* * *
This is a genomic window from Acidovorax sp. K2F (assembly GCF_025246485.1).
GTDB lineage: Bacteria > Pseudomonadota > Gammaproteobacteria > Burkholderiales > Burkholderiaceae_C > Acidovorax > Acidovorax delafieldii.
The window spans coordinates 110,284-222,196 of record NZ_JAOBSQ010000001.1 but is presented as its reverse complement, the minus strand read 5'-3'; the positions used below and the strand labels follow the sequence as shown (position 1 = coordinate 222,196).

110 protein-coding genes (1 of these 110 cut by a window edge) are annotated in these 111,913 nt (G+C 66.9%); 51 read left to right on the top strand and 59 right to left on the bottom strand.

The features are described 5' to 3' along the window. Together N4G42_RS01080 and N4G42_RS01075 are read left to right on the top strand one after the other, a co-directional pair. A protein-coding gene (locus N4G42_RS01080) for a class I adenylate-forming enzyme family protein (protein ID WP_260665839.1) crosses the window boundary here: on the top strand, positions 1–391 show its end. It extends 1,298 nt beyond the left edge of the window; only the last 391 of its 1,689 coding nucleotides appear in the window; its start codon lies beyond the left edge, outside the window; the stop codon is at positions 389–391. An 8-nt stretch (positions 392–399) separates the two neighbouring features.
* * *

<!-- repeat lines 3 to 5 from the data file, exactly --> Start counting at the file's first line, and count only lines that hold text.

The window spans coordinates 110,284-222,196 of record NZ_JAOBSQ010000001.1 but is presented as its reverse complement, the minus strand read 5'-3'; the positions used below and the strand labels follow the sequence as shown (position 1 = coordinate 222,196).

110 protein-coding genes (1 of these 110 cut by a window edge) are annotated in these 111,913 nt (G+C 66.9%); 51 read left to right on the top strand and 59 right to left on the bottom strand.

The features are described 5' to 3' along the window. Together N4G42_RS01080 and N4G42_RS01075 are read left to right on the top strand one after the other, a co-directional pair. A protein-coding gene (locus N4G42_RS01080) for a class I adenylate-forming enzyme family protein (protein ID WP_260665839.1) crosses the window boundary here: on the top strand, positions 1–391 show its end. It extends 1,298 nt beyond the left edge of the window; only the last 391 of its 1,689 coding nucleotides appear in the window; its start codon lies beyond the left edge, outside the window; the stop codon is at positions 389–391. An 8-nt stretch (positions 392–399) separates the two neighbouring features.